Mobileye and Zeekr plan to build an autonomous EV for Chinese consumers

Intel subsidiary Mobileye is partnering with Chinese automaker Zeekr to develop an all-electric autonomous vehicle for consumers. The vehicle will be sold in China starting in 2024 and eventually roll out to other markets, the companies said Tuesday without naming specific countries or a timeline.

The companies made the announcement Tuesday at the 2022 CES tech trade show in Las Vegas. Mobileye also announced separate deals with Ford and Volkswagen Group to use its mapping technology to support their respective advanced driving assistance systems.

The planned Zeekr autonomous vehicle will combine Mobileye’s chips with Zeekr parent company Geely Holdings’ electric vehicle architecture, which includes redundant braking, steering and power. The company didn’t show what that vehicle might look like (the main photo shown in this article is of the Zeekr 001 EV, which includes Mobileye tech).

The upcoming vehicle will have so-called Level 4, or L4, capabilities, a term that means it will be able to handle all aspects of driving for the human in certain conditions. This might mean the technology will only work on certain roadways or urban centers or when weather conditions are ideal.

The Mobileye tech will include six of its EyeQ5, or fifth generation, system on chips, which will be used to process incoming data from sensors as well as incorporate the company’s branded “Road Experience Map” mapping technology and Responsibility-Sensitive Safety (RSS)-based driving policy.

Mobileye also announced that it is scaling up research and development efforts in China with plans to open a local data center and boost with workforce there.

The Mobileye-Zeekr news comes less than a month since Waymo, Alphabet’s autonomous driving technology arm, announced it was partnering with Chinese automaker Geely to build an all-electric, self-driving ride-hailing vehicle. The companies said they would integrate Waymo’s AV system into Geely’s Zeekr vehicles for use in U.S. markets “in the years to come.”

Mobileye, best known for its chips that support advanced driver assistance systems, has also been developing automated vehicle technology for several years. Its full self-driving stack — which includes redundant sensing subsystems based on camera, radar and lidar technology — is combined with its REM mapping system and RSS driving policy.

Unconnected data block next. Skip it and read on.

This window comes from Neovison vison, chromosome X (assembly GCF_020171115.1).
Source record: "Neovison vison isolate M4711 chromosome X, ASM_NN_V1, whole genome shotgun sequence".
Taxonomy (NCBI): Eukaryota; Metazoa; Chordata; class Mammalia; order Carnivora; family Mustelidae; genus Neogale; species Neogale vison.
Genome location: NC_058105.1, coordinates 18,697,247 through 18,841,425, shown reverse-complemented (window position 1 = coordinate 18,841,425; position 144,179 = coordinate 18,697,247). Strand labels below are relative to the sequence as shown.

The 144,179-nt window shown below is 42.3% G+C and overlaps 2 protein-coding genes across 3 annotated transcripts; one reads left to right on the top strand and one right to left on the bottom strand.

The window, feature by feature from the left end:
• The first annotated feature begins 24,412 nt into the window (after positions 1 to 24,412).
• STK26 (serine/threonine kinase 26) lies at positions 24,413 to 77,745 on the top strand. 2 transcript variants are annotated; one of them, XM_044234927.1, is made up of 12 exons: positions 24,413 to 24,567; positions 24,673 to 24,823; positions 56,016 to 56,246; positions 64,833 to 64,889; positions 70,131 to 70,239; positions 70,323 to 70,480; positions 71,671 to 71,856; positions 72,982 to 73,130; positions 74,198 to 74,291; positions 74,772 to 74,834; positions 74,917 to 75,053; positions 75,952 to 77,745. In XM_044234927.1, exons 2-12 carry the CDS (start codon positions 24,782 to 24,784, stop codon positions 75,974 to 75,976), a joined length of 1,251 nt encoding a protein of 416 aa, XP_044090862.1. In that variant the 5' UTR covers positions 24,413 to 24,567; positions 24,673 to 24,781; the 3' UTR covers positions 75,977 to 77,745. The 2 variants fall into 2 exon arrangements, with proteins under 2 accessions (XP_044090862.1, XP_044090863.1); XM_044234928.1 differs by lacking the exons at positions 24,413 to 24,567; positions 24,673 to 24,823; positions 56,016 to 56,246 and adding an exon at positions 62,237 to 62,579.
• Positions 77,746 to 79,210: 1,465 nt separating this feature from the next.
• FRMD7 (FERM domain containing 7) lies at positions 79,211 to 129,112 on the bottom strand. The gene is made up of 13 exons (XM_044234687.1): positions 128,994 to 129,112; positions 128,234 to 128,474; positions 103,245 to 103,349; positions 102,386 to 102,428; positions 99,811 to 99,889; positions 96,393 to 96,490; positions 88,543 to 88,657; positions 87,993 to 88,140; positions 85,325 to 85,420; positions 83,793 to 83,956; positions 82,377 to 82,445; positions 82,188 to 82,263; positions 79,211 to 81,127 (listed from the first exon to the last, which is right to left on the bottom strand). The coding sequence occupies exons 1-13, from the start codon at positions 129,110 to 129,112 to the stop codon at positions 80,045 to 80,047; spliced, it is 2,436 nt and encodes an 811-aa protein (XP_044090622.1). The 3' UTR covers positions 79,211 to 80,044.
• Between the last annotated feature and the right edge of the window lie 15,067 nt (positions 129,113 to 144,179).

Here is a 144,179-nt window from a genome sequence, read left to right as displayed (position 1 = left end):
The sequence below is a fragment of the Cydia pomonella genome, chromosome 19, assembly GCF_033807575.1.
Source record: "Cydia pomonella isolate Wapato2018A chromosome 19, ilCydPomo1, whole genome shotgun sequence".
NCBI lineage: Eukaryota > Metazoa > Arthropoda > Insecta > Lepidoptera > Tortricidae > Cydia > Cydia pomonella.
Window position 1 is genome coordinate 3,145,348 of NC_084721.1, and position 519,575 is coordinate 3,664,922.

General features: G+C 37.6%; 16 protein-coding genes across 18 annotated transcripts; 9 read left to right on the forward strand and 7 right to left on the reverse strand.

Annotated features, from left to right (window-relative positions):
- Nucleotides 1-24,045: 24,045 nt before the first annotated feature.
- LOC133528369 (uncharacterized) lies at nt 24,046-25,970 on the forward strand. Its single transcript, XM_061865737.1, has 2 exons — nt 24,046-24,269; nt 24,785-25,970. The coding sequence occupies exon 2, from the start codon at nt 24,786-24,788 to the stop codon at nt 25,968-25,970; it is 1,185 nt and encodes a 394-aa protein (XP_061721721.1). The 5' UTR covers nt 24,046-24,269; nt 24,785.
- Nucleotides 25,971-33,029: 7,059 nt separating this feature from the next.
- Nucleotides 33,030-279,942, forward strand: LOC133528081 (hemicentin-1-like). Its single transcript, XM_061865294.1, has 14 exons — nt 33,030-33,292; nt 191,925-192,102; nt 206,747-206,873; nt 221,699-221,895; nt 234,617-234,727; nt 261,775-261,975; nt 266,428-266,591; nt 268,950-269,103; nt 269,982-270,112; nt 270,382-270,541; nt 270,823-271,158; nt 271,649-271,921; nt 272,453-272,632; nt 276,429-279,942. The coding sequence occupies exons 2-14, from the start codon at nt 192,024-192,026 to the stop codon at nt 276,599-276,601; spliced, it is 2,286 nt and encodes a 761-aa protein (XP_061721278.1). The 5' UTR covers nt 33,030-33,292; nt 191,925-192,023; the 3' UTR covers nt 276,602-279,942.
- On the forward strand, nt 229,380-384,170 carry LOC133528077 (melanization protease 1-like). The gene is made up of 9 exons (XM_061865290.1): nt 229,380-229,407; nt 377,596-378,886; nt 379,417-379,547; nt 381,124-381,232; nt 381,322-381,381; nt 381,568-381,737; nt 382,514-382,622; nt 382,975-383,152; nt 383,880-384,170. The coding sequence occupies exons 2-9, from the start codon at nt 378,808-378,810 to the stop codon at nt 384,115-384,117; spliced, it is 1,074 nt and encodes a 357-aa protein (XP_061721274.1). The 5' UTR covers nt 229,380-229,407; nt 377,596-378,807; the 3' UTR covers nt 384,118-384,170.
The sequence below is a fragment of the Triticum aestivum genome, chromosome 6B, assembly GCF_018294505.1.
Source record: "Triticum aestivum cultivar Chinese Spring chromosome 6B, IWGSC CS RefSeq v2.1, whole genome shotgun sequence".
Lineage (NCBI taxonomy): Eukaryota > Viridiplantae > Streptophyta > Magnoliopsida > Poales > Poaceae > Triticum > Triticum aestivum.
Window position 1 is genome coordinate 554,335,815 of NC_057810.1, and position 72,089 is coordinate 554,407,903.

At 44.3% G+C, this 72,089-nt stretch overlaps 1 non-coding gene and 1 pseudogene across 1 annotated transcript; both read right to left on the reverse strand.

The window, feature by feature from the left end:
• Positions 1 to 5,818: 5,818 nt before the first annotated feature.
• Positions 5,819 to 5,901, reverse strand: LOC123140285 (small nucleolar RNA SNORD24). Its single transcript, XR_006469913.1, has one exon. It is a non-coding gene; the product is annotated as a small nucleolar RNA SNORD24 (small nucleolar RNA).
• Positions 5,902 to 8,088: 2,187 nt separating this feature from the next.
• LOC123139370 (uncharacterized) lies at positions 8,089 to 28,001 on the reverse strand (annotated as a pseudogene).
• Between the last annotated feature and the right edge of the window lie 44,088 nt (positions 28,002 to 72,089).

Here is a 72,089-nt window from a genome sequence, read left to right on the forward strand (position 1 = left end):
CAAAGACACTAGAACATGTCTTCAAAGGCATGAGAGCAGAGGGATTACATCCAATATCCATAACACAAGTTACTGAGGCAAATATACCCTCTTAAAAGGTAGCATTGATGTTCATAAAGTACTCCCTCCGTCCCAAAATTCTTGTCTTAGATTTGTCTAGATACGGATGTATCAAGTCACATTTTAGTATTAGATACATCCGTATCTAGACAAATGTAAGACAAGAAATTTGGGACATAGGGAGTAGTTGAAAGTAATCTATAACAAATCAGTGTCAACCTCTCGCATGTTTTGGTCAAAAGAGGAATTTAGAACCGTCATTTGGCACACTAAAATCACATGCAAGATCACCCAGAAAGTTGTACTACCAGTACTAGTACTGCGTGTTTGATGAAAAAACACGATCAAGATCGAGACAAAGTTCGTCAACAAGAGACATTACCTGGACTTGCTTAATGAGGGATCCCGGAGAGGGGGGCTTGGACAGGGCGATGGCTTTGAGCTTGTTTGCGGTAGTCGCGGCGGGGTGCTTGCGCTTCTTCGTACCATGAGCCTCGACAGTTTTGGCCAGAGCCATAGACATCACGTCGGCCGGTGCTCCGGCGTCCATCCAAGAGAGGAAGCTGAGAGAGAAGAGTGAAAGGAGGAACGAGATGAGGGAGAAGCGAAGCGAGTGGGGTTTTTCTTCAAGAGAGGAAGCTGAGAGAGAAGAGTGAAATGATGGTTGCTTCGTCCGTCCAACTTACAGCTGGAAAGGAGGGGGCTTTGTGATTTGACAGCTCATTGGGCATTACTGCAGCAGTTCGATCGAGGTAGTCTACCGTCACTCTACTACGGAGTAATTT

Mobileye’s REM mapping system crowdsources data by tapping into consumer and fleet vehicles equipped with its system on chip to build high-definition maps that can be used to support ADAS and autonomous driving systems. That data is not video or images but compressed text that collects about 10 kilobits per kilometer. The mapping technology is accessed via the cloud to provide, in real time, up-to-date information on the drivable paths ahead.

Mobileye already has agreements with BMW, Nissan and Volkswagen to collect that data on vehicles equipped with the EyeQ4 chip — the most recent chip equipped in vehicles — which is used to power the advanced driver assistance system. On fleet vehicles, Mobileye collects data from an aftermarket product it sells to commercial operators. Today, it has over 1 million vehicles harvesting REM data — now up to over 25 million kilometers per day. Mobileye has used all of this crowdsourced, anonymized information to create a database of precise, high-definition maps that it has branded Mobileye Roadbook.

Mobileye is now expanding its relationship with Volkswagen Group to take the map data that is being collected and apply it to the automaker’s Travel Assist 2.5 driver assistance system. The expanded partnership was also announced at CES.

Under the agreement, Mobileye’s Roadbook will be used to increase the functionality of VW’s ADAS. For instance, where available, lane-keeping assistance will be provided in many areas without visible lane markings, according to Mobileye.

The companies said Tuesday that Roadbook-enhanced Travel Assist features will be available soon in Volkswagen, Škoda and Seat electric vehicle models based on Volkswagen’s MEB platform.

Mobileye also announced Tuesday that Ford will begin using Mobileye’s REM mapping technology in future versions of Ford’s hands-free advanced driver assistance system called BlueCruise. The companies did not share a timeline for when the mapping tech would be integrated into Ford’s ADAS system.

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